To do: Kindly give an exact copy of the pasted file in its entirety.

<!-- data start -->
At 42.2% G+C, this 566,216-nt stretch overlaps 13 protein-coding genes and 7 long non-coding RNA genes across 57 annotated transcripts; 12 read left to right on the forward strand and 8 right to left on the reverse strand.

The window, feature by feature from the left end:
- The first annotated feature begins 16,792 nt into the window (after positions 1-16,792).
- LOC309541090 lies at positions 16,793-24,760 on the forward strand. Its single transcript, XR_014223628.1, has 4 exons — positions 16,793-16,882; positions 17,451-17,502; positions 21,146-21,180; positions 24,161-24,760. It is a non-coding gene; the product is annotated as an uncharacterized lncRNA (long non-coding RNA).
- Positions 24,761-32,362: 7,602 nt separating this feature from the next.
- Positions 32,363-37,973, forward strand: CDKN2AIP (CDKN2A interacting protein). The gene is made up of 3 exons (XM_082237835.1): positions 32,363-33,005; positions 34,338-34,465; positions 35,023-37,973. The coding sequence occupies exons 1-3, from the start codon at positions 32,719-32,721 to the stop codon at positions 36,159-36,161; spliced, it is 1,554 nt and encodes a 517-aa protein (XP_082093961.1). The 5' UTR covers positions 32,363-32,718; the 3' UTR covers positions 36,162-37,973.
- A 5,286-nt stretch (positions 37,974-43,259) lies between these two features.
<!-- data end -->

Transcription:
At 42.2% G+C, this 566,216-nt stretch overlaps 13 protein-coding genes and 7 long non-coding RNA genes across 57 annotated transcripts; 12 read left to right on the forward strand and 8 right to left on the reverse strand.

The window, feature by feature from the left end:
- The first annotated feature begins 16,792 nt into the window (after positions 1-16,792).
- LOC309541090 lies at positions 16,793-24,760 on the forward strand. Its single transcript, XR_014223628.1, has 4 exons — positions 16,793-16,882; positions 17,451-17,502; positions 21,146-21,180; positions 24,161-24,760. It is a non-coding gene; the product is annotated as an uncharacterized lncRNA (long non-coding RNA).
- Positions 24,761-32,362: 7,602 nt separating this feature from the next.
- Positions 32,363-37,973, forward strand: CDKN2AIP (CDKN2A interacting protein). The gene is made up of 3 exons (XM_082237835.1): positions 32,363-33,005; positions 34,338-34,465; positions 35,023-37,973. The coding sequence occupies exons 1-3, from the start codon at positions 32,719-32,721 to the stop codon at positions 36,159-36,161; spliced, it is 1,554 nt and encodes a 517-aa protein (XP_082093961.1). The 5' UTR covers positions 32,363-32,718; the 3' UTR covers positions 36,162-37,973.
- A 5,286-nt stretch (positions 37,974-43,259) lies between these two features.